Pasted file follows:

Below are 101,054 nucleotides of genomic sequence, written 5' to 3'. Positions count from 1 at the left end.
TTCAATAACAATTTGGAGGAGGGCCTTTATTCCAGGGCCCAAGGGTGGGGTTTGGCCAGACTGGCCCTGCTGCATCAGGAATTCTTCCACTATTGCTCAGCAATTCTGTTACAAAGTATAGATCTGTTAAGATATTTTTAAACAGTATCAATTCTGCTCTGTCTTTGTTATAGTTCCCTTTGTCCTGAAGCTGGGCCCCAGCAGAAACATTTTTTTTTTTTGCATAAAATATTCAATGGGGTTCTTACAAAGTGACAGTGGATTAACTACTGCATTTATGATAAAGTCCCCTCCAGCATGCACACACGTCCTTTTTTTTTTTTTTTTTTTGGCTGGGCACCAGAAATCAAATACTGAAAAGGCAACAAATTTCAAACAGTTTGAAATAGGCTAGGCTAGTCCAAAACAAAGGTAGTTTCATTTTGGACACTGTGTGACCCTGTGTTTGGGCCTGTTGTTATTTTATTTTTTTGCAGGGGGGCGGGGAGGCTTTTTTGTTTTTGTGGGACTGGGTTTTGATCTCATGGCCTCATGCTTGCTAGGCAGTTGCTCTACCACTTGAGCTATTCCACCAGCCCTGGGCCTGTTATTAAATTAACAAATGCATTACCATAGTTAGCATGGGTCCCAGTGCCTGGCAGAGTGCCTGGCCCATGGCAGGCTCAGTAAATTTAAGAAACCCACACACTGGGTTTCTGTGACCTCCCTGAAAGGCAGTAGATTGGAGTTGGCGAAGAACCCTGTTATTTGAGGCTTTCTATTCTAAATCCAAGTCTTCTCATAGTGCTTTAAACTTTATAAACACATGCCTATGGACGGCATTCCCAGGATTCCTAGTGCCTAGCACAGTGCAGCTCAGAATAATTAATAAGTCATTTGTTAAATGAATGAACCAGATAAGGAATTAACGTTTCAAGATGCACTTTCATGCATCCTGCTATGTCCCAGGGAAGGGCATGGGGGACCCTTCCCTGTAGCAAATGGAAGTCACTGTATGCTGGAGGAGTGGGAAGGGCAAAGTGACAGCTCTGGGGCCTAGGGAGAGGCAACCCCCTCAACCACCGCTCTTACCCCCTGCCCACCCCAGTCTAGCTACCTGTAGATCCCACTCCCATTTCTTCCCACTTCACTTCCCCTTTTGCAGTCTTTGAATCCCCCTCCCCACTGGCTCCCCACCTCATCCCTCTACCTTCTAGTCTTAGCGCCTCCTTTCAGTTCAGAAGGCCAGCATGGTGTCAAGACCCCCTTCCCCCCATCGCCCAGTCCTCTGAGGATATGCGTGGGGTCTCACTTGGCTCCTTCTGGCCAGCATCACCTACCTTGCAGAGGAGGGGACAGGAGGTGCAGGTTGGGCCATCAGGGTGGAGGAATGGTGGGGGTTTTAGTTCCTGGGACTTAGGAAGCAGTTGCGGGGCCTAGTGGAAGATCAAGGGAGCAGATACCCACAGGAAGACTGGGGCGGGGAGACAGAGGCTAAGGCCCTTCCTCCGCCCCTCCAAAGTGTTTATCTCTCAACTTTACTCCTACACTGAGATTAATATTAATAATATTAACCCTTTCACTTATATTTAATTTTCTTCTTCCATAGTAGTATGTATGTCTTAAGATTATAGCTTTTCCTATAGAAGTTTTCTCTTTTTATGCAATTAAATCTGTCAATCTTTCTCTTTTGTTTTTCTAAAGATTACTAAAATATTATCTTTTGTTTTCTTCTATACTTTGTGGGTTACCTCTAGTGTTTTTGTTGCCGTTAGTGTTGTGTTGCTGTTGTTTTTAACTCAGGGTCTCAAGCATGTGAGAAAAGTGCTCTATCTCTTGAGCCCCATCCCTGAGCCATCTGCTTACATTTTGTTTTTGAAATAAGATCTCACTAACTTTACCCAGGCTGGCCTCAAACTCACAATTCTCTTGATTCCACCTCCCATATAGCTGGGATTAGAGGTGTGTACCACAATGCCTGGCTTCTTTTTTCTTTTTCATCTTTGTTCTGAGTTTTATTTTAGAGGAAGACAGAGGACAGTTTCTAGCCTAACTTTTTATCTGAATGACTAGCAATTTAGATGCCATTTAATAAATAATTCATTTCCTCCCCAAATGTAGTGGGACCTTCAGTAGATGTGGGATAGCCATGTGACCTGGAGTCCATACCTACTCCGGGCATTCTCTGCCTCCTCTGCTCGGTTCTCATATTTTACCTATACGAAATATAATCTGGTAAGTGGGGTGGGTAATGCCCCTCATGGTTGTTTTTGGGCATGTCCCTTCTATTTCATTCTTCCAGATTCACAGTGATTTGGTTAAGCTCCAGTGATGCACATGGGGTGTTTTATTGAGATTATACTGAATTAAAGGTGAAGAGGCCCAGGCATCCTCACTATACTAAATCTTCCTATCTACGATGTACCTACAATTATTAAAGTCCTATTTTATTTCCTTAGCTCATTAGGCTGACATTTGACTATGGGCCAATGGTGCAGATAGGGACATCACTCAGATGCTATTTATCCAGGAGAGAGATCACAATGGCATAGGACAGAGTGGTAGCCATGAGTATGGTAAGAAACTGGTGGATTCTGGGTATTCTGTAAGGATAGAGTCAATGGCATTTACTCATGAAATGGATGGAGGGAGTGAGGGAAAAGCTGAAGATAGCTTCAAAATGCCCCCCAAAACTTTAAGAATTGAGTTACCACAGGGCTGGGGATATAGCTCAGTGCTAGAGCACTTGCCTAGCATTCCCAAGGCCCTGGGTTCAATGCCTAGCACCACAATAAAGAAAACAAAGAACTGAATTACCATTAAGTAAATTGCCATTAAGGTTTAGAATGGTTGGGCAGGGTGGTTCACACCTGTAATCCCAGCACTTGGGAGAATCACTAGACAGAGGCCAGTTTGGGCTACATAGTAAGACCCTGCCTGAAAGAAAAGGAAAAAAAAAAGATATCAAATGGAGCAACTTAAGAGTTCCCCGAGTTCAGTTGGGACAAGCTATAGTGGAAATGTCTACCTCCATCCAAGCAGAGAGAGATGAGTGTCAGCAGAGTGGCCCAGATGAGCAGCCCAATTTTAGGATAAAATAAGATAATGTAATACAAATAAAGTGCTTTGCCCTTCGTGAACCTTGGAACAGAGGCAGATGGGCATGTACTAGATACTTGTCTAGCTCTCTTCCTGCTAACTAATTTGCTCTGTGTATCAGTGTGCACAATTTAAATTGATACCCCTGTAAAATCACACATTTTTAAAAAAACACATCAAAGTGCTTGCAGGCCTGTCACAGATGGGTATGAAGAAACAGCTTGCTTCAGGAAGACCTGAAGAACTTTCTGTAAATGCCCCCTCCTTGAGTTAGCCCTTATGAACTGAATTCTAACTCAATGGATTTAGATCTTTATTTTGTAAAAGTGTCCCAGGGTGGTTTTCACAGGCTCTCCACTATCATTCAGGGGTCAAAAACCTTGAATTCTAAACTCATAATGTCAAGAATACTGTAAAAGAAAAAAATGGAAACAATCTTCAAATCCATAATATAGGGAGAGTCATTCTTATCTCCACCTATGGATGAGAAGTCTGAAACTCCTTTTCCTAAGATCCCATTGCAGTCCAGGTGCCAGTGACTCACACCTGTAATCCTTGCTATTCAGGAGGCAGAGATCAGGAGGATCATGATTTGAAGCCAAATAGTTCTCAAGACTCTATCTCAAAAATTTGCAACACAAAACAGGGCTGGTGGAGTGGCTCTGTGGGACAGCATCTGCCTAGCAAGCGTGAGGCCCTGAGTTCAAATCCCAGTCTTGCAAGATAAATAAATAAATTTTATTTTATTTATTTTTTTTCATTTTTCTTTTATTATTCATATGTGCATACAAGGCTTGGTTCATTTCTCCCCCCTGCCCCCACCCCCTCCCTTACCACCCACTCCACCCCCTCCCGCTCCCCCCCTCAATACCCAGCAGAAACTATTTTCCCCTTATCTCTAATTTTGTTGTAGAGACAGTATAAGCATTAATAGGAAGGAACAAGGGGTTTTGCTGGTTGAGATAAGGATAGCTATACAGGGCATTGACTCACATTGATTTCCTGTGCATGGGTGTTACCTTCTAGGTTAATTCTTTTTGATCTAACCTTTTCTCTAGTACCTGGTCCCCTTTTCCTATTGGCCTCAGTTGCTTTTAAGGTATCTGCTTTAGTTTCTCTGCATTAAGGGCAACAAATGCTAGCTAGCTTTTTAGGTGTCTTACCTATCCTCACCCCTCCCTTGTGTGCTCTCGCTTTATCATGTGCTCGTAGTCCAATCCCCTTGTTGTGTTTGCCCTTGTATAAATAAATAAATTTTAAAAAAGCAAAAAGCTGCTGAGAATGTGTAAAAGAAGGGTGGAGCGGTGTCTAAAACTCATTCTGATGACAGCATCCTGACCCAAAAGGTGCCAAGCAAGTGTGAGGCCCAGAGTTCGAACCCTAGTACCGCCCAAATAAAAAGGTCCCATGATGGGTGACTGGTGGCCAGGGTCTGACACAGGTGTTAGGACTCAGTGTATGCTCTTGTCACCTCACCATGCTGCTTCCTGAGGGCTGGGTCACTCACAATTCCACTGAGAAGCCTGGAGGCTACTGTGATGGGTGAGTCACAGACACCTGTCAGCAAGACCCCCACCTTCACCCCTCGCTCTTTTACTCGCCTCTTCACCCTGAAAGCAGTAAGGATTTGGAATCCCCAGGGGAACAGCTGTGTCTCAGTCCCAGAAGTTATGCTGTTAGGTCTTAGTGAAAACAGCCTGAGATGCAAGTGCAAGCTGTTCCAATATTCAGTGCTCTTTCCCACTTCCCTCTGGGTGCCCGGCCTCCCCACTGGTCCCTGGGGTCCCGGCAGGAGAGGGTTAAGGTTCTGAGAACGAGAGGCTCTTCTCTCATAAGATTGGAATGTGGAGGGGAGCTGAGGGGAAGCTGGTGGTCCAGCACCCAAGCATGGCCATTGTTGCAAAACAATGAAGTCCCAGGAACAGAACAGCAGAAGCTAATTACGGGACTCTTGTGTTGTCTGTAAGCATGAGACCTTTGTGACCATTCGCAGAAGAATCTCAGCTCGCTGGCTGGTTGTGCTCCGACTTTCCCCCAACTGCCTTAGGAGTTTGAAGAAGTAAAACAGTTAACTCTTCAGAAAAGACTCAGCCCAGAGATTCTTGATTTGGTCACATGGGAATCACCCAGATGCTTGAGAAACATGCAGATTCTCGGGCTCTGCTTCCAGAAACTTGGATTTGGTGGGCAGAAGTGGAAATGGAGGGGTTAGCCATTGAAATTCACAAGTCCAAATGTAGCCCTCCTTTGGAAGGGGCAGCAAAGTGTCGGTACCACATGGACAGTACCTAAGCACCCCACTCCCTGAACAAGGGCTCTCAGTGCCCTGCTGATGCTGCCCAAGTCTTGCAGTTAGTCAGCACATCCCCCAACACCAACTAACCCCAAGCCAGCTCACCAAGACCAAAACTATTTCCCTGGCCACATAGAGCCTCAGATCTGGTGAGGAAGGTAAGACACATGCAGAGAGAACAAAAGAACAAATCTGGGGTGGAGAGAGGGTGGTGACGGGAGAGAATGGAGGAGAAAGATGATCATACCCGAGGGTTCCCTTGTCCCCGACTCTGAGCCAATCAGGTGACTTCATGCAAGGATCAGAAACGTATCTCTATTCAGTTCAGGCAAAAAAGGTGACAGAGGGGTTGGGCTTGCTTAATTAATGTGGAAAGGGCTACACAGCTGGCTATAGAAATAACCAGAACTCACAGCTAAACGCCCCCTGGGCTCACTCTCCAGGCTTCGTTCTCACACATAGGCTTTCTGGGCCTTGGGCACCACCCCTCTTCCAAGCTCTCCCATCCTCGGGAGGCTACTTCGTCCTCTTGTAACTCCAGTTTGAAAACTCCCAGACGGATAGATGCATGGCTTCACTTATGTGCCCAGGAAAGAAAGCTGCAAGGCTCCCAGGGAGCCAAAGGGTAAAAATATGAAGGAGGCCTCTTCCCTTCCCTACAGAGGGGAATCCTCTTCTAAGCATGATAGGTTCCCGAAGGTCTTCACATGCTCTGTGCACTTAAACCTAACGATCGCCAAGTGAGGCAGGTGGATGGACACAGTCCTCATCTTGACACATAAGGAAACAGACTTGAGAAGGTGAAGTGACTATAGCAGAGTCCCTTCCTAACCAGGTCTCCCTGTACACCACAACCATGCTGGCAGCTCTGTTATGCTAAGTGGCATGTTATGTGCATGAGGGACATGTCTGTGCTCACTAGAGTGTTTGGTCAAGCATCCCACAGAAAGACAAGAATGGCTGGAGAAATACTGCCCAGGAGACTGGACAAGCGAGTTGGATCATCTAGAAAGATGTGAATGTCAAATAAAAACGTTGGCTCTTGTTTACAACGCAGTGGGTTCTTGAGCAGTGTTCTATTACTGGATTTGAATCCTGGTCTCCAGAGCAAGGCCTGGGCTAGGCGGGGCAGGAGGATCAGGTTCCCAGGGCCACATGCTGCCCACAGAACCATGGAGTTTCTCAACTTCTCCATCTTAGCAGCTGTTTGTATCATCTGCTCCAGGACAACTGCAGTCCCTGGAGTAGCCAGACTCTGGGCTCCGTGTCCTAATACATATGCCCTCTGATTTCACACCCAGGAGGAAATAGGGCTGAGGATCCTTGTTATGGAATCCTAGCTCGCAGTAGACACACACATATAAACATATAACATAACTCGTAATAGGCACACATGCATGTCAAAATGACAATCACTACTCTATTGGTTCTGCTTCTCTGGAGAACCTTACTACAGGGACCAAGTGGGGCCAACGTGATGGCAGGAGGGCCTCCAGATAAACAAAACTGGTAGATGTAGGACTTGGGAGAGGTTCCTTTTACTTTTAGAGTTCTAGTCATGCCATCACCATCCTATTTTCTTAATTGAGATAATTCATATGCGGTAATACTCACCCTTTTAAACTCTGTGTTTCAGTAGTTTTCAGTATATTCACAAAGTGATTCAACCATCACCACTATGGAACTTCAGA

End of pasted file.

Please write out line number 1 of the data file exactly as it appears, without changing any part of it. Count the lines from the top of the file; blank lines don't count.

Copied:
Below are 101,054 nucleotides of genomic sequence, written 5' to 3'. Positions count from 1 at the left end.